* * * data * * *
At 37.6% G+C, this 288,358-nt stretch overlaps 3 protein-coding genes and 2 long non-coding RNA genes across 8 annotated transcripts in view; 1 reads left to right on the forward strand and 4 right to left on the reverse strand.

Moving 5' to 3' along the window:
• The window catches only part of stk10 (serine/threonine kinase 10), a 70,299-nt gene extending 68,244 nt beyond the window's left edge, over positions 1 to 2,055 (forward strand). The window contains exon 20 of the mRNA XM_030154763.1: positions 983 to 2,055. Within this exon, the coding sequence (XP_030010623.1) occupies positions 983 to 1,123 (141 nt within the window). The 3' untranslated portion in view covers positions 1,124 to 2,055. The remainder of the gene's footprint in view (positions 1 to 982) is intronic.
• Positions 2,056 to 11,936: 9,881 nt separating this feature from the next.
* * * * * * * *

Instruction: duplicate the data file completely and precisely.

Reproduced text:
At 37.6% G+C, this 288,358-nt stretch overlaps 3 protein-coding genes and 2 long non-coding RNA genes across 8 annotated transcripts in view; 1 reads left to right on the forward strand and 4 right to left on the reverse strand.

Moving 5' to 3' along the window:
• The window catches only part of stk10 (serine/threonine kinase 10), a 70,299-nt gene extending 68,244 nt beyond the window's left edge, over positions 1 to 2,055 (forward strand). The window contains exon 20 of the mRNA XM_030154763.1: positions 983 to 2,055. Within this exon, the coding sequence (XP_030010623.1) occupies positions 983 to 1,123 (141 nt within the window). The 3' untranslated portion in view covers positions 1,124 to 2,055. The remainder of the gene's footprint in view (positions 1 to 982) is intronic.
• Positions 2,056 to 11,936: 9,881 nt separating this feature from the next.